January 14, 2020 — When we work with WordPress, we deal with data that we commonly know as posts, pages, media, comments, options etc. However, the REST API has required us to rethink what some of these data structures are and how they should work, particularly in regards to metadata and options, which have historically been an undefined dump of arbitrary data. This session provides an abstract overview of how data in WordPress is structured and gives insight on questions like: How are post types and taxonomies related? What makes metadata different from options? Where does my own data fit in? If you are developing for WordPress, it is crucial to know some of these concepts. In recent years, WordPress has started to make some structure out of its previous data mess, but is still only touching the surface. And we can all contribute to figuring it out together.
October 18, 2019 — AMP is an open-source web components framework that enables building websites that are compelling, smooth and performant and can be built in an easy and declarative way. With AMP, even highly dynamic and interactive web pages load near instantaneously. The framework furthermore ensures that the high-quality experience achieved after the initial build of a website is maintained over time, by utilizing its powerful validation framework which immediately highlights issues that could potentially hurt user experience.
The core of this workshop is to build a WordPress site that benefits from the power of the AMP framework, taking into consideration all the different pieces a typical site consists of. We will go through the process of creating an AMP compatible theme, and learn what to look out for when selecting or building AMP compatible plugins to enhance the feature set of your site. In preparation for this, a brief introduction will highlight the key principles of AMP, explain why it exists, and showcase some impressive use-cases of the framework.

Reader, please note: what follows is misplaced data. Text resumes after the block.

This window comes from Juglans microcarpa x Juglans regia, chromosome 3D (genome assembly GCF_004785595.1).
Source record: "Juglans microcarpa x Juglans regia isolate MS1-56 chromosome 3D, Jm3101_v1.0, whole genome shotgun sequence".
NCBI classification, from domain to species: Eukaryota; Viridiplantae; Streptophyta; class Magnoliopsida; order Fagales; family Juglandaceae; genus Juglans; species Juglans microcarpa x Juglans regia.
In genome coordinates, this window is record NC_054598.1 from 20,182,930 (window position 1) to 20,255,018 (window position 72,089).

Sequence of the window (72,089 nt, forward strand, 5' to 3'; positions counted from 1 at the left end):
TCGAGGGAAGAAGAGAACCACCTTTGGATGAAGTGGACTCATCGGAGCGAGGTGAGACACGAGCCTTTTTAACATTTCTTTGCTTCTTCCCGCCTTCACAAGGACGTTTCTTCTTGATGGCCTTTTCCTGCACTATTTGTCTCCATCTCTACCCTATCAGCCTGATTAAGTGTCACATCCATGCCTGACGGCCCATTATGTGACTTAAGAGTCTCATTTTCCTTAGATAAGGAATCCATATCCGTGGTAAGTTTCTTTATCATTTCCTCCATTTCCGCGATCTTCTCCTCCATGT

September 5, 2019 — WordPress success is the success of our community, and currently, WordPress is going beyond its own barriers and limits. The Gutenberg project is transforming WordPress into an even more powerful editing tool that will change our idea of modern day web editors.
Whether you are familiar Gutenberg or not, this discussion panel moderated by Hannah Smith will let you know the different phases of the project and you’ll find out first hand from the experts the latest Gutenberg news and updates. Join us to find out more!
Hosted by Hannah Smith
– Elio Rivero
– Mark Uraine
– Kåre Steffensen
– Felix Arntz
– Tom Nowell
June 10, 2019 — A diverse environment like your WordPress site is inherently difficult to control. If you are a developer, you can make sure your own code meets quality standards and honors best practices, but it is usually not possible to do the same for plugins created by others. It becomes even more of a problem if you are required to rely on third-party code entirely, for example when you maintain a WordPress site, but don’t write extensions for it yourself.